Frame 0004
A Story of a Syrian Village
Homs, Syria
By Smart Media
07 May 2013

Oyoun Hsain is a small village located in the northeastern countryside of Homs with a population of less than 4000 people.

The area was not subjected to either armed or peaceful revolutionary movements, but it fell victim to shelling and other destructive measures.

A massacre was on the verge of occurring, but the Free Syrian Army intervened and stopped it by evacuating the villagers away.

However, many people were killed due to the continuous shelling by warplanes, artillery and tanks from the battalion next to the village. Mercenaries also broke into the village several times and killed people. In addition to that, more than 120 people were kidnapped. Until this moment, nobody knows anything about what happened to those kidnapped people.

The film shows the destruction in the village after the evacuation of its inhabitants.

The buildings’ ruins embed the village’s memory, the people’s properties and their children’s food.

The film authenticates the story of the village. The film is a call for humanity sent to the neighboring villages, where mercenaries live in and still support the regime. It reminds them of the past years when they lived peacefully together; when all the sects in Syria lived in peaceful coexistence.

The film aims to wake up the remnant of humanity and mercy in neighbors’ hearts; the friends yesterday and the executioners today.

Frame 0004
Hollywood Versus Nollywood, Trailer
Lagos, Nigeria
By Preditor Push
04 May 2013

Hollywood Contra Nollywood By Tee Jay Dan

“Critics should be active participants…propound and participate.” BM Dzukogi.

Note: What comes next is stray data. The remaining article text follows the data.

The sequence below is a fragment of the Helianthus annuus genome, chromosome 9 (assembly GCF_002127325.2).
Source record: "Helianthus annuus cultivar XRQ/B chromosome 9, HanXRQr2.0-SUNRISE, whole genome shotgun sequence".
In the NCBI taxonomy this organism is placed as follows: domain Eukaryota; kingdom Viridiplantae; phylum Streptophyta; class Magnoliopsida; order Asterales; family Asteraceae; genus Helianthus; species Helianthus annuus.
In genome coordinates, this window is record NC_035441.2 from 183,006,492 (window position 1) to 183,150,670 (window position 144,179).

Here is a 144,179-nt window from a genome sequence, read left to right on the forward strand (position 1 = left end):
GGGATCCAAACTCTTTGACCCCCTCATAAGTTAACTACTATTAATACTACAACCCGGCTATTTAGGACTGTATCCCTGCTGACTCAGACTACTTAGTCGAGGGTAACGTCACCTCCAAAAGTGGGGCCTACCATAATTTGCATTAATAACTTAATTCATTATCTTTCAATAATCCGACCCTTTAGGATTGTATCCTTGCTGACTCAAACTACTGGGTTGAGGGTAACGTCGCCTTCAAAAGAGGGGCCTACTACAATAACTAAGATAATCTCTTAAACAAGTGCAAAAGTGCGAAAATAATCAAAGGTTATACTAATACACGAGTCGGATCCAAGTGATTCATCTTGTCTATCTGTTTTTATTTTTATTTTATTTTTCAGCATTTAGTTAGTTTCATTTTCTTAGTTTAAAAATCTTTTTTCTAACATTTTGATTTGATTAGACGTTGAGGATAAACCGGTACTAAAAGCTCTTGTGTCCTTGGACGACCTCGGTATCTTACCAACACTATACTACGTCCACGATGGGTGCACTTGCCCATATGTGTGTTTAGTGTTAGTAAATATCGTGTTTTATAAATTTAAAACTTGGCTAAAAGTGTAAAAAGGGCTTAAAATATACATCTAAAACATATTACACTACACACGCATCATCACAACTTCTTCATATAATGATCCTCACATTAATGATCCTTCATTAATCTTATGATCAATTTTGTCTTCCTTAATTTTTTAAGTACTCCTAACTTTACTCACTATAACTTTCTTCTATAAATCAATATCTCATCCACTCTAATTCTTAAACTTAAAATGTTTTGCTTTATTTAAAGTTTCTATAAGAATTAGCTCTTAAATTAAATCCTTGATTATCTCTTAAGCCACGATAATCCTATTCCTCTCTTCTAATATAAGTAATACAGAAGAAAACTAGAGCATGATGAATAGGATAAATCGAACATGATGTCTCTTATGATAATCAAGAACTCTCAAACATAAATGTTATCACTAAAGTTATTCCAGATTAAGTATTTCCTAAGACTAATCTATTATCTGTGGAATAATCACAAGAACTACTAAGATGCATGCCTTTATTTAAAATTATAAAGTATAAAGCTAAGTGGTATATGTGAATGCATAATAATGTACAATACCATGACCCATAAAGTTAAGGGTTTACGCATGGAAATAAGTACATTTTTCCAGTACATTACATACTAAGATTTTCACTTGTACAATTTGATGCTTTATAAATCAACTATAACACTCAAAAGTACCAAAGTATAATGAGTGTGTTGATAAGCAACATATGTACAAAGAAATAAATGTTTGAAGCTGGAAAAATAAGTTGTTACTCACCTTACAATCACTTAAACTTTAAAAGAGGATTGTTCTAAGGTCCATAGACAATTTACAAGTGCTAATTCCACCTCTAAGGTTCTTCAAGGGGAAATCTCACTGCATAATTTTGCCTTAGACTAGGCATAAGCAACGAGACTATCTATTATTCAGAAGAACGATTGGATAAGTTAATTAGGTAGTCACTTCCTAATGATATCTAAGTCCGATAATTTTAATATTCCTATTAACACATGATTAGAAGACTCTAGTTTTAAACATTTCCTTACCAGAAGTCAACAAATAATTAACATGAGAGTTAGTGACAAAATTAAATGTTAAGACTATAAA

Nothing said in praise of Nollywood, in whatever fashion or design will invalidate the fact that the industry is threatened with poor funding, low quality production, technical ineptitude, piracy and blighted distribution channels. But we must not dwell on the many sins of Nollywood. We should appraise the industry; analyze her with the genuine hope of rediscovering her lost beauty. We must, stakeholders and consumers alike, collectively and jealously trade ideas and criticism; serve as a galaxy of souls to our very own motion pictures enterprise. I am playing my quota by writing this article in hopes that every reader will play their role by spreading the word until the identified defects are righted!

Here’s a little education on how a proper film industry functions. Top on the chain is THE MONEY nearly bracketed by THE FINDERS.

THE MONEY is further categorized into FILM and TV. The FILM category consists of major studios such as Universal, Disney, Warner Brothers e.t.c, whereas the TV category refers to Cable Networks such ABC, FOX, CBS e.t.c. Like every other business, these studios and Networks are structured with CEOs, Presidents, Creative Executives, Assistants and Business Affairs Executives.

THE FINDERS literally refers to professionals who find talents/stories for the studios/networks. The Finders serves as mediators between studios/networks and the products. Since studio execs are too preoccupied to read through heaps of specs/scripts these guys handle the hunt job. They function just like literary agents in the business of publishing.

It is the collation of these two factions; THE MONEY and THE FINDERS that makes up what is known as Hollywood. There is more to the solid structure of Hollywood but this will suffice for lack of space. Sadly, Nollywood strives on the exact the opposites of these dictates! There is no single Studio in Nigeria! The absence of a skeletal framework is Nollywood’s first and major problem. With a functional structure in place, Nollywood will look sexier to potential investors as investment returns will become guaranteed – only then can we bury the old days of financially constrained productions.